Learn how to make homemade Salted Caramel Sauce in under 15 minutes using only a handful of store-cupboard ingredients. Sweet, luxurious with a salty kick, this sauce is incredibly versatile and can be used in a multitude of ways.
Every baker needs a good recipe for Salted Caramel Sauce. Am I right? It can be used in so many ways. Simply fill cupcakes with it for an unexpected surprise, like in my Apple Cider Cupcakes or stir through a no-churn ice-cream as in my Salted Caramel Brownie Ice-cream. Or take it up a notch and create a whole sponge cake dedicated to this luscious sauce, as in my Caramel Sheet Cake with Cream Cheese Frosting.
The list goes on as to how this delectable sauce can be used. The bonus is, that this sweet pot of gold can be stored in the fridge so that you can reach in, take a scoop and enjoy it at any time! I've definitely been known to enjoy it by the spoonful!
It’s quick and simple to make but a word of warning caramel gets hot, like seriously burn you hot, so when you're making this, ensure there are no kids around to pull the pan off the stovetop. Fully dedicate fifteen minutes to make it with no distractions. Caramel can turn from golden brown to burnt in the blink of an eye. Follow my step-by-step guide with images below so that you can take the intimidation right out of making this sauce.
Why you'll love this recipe
- Made in under 15 minutes. And that includes the prep time of getting out your ingredients and utensils! It really can be made in a flash!
- Uses a handful of ingredients. Five ingredients is all you need to make this remarkable sauce.
- Use it on everything! Brownies, cakes, ice-cream, cookies, pastries...you name it, you can use caramel sauce withit.
- Makes a great gift. Pour into a jar, add a cute label and you have the perfect gift for birthdays, the holiday season, to give to your host. A jar will be very well received!
- Sugar - Use either granulated or caster sugar. Even golden granulated or golden caster sugar can be used. I've specified granulated here as it's more widely available, but out of the two I'll use the caster sugar because the granules are finer so it melts into liquid form that bit quicker.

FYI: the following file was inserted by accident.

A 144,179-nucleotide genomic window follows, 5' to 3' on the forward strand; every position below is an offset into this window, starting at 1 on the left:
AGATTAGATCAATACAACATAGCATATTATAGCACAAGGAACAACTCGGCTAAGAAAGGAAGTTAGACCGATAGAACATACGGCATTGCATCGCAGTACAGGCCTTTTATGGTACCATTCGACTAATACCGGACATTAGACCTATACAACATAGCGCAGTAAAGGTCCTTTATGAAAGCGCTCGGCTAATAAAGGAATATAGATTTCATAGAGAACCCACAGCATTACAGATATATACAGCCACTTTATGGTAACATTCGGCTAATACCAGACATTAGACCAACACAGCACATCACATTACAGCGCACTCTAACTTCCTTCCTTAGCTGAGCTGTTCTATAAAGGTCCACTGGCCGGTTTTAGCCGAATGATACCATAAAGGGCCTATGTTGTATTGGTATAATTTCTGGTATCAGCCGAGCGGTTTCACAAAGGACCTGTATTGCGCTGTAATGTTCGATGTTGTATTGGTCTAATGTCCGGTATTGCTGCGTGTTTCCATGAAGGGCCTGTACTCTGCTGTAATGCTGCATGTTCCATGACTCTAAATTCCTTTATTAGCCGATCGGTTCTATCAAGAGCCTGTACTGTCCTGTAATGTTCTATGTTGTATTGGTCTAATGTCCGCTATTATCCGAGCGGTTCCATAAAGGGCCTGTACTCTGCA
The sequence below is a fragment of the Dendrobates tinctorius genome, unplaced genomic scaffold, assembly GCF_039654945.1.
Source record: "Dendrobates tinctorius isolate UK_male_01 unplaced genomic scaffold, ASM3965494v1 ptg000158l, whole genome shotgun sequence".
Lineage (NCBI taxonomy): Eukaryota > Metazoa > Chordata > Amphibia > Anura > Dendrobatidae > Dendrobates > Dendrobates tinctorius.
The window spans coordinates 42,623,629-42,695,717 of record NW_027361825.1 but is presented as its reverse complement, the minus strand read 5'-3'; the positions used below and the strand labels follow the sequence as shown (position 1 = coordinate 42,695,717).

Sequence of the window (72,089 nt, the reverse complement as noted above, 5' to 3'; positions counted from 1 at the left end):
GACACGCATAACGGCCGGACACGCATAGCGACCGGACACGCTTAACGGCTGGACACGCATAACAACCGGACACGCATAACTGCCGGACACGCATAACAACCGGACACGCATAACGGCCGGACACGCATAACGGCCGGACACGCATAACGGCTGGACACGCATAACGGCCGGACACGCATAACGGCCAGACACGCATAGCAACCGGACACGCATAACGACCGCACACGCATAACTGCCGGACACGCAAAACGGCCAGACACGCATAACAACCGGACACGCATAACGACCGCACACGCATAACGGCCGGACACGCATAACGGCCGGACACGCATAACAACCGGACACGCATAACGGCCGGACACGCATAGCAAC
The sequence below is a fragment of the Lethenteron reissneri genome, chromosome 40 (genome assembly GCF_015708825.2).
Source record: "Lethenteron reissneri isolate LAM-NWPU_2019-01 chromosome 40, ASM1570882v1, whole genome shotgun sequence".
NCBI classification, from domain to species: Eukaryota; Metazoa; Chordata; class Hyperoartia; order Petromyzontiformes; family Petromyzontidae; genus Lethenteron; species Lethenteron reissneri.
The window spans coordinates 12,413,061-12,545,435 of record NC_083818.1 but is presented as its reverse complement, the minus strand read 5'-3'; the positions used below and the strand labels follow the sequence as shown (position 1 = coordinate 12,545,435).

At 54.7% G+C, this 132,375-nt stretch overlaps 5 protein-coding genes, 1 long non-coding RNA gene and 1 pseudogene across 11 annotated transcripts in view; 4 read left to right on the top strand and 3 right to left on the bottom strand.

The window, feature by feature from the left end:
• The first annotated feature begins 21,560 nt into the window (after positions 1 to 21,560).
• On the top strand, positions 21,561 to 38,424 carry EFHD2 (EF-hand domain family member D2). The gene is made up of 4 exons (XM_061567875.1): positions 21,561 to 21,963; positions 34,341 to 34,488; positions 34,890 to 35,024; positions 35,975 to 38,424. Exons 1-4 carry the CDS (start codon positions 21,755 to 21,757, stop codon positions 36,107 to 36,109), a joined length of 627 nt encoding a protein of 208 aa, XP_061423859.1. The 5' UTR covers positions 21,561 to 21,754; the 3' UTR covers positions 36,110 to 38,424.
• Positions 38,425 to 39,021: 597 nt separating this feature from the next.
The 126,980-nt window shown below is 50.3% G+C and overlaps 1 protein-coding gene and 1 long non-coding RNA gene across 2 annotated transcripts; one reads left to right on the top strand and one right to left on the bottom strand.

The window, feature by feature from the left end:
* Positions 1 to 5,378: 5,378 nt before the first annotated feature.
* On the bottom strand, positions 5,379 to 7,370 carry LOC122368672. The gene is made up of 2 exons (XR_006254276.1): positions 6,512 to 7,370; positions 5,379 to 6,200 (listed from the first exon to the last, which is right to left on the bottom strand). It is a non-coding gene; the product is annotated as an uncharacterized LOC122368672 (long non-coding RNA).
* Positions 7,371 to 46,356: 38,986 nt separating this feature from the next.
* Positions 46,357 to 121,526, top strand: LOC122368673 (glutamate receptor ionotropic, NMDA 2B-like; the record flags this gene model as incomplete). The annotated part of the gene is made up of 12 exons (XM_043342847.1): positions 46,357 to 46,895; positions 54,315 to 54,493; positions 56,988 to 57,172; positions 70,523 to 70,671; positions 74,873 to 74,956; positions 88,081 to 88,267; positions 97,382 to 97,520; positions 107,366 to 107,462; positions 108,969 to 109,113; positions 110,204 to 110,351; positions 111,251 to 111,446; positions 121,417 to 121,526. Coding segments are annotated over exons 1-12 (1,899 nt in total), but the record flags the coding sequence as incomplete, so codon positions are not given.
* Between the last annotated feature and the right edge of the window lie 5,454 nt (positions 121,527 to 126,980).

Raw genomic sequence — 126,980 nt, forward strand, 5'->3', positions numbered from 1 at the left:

- Butter - As we are adding flaked sea salt at the end, go for unsalted butter. And make sure that it's at room temperature when you use it.
- Cream- Double or heavy cream is used to get that luxurious, full bodied taste to the caramel. Like with the butter, it has to be at room temperature.
- Vanilla bean paste - My preference is to use the paste as I feel the vanilla taste shines through more and seeing the little flecks of vanilla beans is always a treat. But use vanilla extract as an alternative if that is what you have on hand.
- Flaked sea salt - It wouldn't be salt caramel without this important ingredient. My favourite flaked salt is Maldon, but use the best quality that you can come by.
*Be sure to see the recipe card below for the full ingredients list & instructions!*
I used to be so intimidated of making this Salted Caramel Sauce but once you know the steps and follow my tips below, you’ll see just how easy it is to make. Also just how good it tastes compared to a store-bought sauce. There’s really no comparison!
Mis en place: Before starting to make your caramel, measure out all your ingredients and place the utensils that you'll need within reach of the stovetop.
1. Heat the sugar in a saucepan. Heat the sugar in a large saucepan until it starts to melt. Stir continuously with a wooden spoon or rubber spatular. We heat it on low and stir it so that the heat disperse evenly throughout the sugar crystals.
The sugar starts to turn golden and starts to clump as you continue to stir, and you may think you’ve done something wrong. Be patient, these clumps will slowly melt back down and turn into a golden liquid. (Images 1-4)
Stop stirring once all the clumps have melted and continue to swirl the golden sugar in the pan as it continues to cook (Image 5). Keep an eagle eye on it at this point as it’s easy to take the caramelisation process too far. It needs to have a deep amber colour and have a nutty aroma (Image 6). If using a candy thermometer it should get to 150C (350F)